Insurance for accountants
Accounting is a fundamental part of running a household or business. This means anyone who enlists your services will be relying on you for advice and guidance to balance the books.
This is a responsibility that comes with a range of risks – and it’s likely you’ll want to be protected in the event that a client believes you have failed to deliver what they expect. That’s where insurance could help, and the following forms of cover could be particularly useful in the accounting world:
- Professional indemnity insurance:
In accounting, even the smallest mistakes may incur penalties. While you are focused on providing the best service, there may be instances of fault where a client is unhappy about the outcome. They may have even lost money, and could attribute this to malpractice on your part. In such circumstances, professional indemnity insurance could cover the costs you face as a result.
It's important to note that professional indemnity insurance is a regulatory requirement for professions that deal with sensitive customer data, and accounting is one of them. For more information, visit our 'What is professional indemnity insurance' page.
- Business interruption insurance:
This insurance covers disruption to your business that may arise due to damage or loss that affects your normal operations.
For example, a fire in your office could be devastating and have a lasting impact on your business if you are not insured. Other than getting back to normality, the biggest challenge would be managing resulting expenses and outgoings.
Business interruption insurance for accountants can compensate you for the money you’ve missed out on, and could also pay your overheads during the period for which you’re unable to operate at full capacity.
- Self-employed (independent) insurance:
While many accountants work out of companies and bigger firms, there are a number of accountants who work on their own. If you are a self-employed accountant, you potentially face a higher amount of risk due to the nature of your job. As you work on your own, you may have to rely on your earnings to cover all the outgoings – as well as any unplanned expenditures. An insurance policy for accountants combined with self-employment cover can protect your earnings and, in many cases, insure you in the event of loss or sudden halt to business.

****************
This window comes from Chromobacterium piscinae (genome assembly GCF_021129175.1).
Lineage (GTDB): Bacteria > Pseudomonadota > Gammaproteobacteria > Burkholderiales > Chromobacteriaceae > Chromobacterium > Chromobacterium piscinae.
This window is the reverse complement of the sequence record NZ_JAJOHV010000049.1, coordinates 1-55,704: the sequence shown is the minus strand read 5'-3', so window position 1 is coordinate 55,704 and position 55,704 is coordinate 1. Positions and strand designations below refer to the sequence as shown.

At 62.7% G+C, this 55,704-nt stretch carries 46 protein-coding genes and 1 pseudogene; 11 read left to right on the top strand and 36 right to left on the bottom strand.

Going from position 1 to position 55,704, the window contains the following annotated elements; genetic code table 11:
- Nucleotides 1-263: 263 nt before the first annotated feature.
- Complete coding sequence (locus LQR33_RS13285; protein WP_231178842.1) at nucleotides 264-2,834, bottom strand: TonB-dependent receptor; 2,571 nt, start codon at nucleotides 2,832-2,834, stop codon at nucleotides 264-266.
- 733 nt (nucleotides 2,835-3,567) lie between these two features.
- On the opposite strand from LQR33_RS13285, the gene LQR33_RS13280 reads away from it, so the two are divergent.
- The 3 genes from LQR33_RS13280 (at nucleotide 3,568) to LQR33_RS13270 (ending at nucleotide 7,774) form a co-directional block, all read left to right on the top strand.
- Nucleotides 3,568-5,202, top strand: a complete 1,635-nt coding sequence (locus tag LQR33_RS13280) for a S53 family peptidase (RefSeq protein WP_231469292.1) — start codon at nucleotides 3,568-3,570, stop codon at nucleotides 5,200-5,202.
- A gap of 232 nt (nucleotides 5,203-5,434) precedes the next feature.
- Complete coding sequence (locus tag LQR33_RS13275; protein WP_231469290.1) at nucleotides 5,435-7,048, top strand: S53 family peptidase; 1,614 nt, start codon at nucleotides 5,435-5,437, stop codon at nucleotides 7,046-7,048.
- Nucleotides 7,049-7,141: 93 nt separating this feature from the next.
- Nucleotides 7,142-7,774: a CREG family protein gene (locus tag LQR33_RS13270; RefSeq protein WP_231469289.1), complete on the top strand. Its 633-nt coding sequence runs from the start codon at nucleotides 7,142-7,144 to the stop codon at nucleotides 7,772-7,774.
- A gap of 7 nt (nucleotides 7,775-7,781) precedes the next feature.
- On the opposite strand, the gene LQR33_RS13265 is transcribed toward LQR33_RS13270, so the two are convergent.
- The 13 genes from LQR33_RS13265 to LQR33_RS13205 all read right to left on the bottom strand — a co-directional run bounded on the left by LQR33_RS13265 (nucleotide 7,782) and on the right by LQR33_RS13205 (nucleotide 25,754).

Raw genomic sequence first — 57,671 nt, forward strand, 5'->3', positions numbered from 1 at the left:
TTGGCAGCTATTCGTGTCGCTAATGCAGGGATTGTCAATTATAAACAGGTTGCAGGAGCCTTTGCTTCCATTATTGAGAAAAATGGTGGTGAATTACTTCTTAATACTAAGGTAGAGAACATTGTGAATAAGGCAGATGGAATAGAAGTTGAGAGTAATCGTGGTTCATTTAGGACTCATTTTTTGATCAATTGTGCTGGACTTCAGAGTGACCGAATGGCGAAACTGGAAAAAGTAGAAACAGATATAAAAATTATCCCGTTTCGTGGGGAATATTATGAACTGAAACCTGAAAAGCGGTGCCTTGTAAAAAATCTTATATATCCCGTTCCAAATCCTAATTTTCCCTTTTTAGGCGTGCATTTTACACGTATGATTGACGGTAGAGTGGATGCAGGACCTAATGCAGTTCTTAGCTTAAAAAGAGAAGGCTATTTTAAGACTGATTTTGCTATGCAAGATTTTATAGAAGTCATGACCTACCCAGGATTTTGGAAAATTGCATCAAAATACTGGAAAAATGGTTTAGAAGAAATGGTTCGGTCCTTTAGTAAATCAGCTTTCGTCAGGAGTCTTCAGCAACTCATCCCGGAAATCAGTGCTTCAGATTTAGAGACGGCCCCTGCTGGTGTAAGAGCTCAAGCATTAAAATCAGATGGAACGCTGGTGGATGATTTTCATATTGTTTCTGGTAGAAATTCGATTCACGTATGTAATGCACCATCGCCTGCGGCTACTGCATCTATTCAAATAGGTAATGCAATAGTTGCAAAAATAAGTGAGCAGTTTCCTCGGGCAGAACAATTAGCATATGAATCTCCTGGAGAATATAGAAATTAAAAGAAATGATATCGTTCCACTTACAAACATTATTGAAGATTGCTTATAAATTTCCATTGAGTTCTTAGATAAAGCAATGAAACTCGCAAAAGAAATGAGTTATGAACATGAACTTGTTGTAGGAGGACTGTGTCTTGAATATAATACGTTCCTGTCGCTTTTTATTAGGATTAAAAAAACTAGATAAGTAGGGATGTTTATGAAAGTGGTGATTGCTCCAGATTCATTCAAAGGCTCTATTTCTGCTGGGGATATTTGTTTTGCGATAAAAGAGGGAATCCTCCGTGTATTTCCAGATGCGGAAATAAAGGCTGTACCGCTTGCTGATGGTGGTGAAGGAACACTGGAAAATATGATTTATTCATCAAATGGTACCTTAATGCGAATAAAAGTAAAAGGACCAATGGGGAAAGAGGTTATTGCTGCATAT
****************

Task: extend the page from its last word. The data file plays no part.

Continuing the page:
- Public liability insurance:
This is an insurance cover that provides protection against third party claims. If you have your own office setup for accounting purposes, this cover becomes all the more necessary.
Suppose a member of the public gets injured while at your premises because of negligence on your part, and they claim against you for the injury they suffer. Such expenses are unexpected and may affect the smooth running of your finances. A public liability cover can help to compensate or take care of legal expenses in such instances.
Public liability insurance can also provide cover in the case of accidental damage or injury to customers while you’re visiting their office or premises on work assignments.
Click the link to for more info on what public liability can cover.
- Employers' liability insurance:
If your accountancy job involves other employees working for you, employers’ liability insurance becomes mandatory. As an employer, you are liable for the protection of employees while they’re carrying out their working duties. Accountants insurance policies that include employers’ liability cover can help pay compensation if your employees claim they've been injured or fallen ill as a result of carrying out their working duties.
- Health risk insurance:
Accounting is largely a deskbound job that involves sitting long hours without physical movement. During busy periods, you may even work overtime resulting in severe stress. Your health takes a backseat and you may not have the time or inclination to give it a thought. Health risk insurance covers you for health problems caused by work. There are a number of options to choose from depending on your work schedules and how far you have been neglecting your health.